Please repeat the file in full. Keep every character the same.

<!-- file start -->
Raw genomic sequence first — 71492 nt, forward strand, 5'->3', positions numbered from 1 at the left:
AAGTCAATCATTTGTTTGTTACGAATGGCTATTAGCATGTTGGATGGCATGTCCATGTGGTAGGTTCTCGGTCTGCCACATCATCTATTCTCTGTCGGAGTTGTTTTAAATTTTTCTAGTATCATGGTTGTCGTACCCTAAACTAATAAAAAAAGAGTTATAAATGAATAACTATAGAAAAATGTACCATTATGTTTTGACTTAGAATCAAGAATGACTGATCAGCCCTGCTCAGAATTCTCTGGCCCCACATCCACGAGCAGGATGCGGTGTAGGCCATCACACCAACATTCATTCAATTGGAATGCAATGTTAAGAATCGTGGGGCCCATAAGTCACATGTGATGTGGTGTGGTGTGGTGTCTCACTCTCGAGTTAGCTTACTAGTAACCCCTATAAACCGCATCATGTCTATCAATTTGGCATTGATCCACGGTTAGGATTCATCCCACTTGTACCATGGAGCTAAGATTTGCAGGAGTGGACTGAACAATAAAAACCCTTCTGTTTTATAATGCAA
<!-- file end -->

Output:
Raw genomic sequence first — 71492 nt, forward strand, 5'->3', positions numbered from 1 at the left:
AAGTCAATCATTTGTTTGTTACGAATGGCTATTAGCATGTTGGATGGCATGTCCATGTGGTAGGTTCTCGGTCTGCCACATCATCTATTCTCTGTCGGAGTTGTTTTAAATTTTTCTAGTATCATGGTTGTCGTACCCTAAACTAATAAAAAAAGAGTTATAAATGAATAACTATAGAAAAATGTACCATTATGTTTTGACTTAGAATCAAGAATGACTGATCAGCCCTGCTCAGAATTCTCTGGCCCCACATCCACGAGCAGGATGCGGTGTAGGCCATCACACCAACATTCATTCAATTGGAATGCAATGTTAAGAATCGTGGGGCCCATAAGTCACATGTGATGTGGTGTGGTGTGGTGTCTCACTCTCGAGTTAGCTTACTAGTAACCCCTATAAACCGCATCATGTCTATCAATTTGGCATTGATCCACGGTTAGGATTCATCCCACTTGTACCATGGAGCTAAGATTTGCAGGAGTGGACTGAACAATAAAAACCCTTCTGTTTTATAATGCAA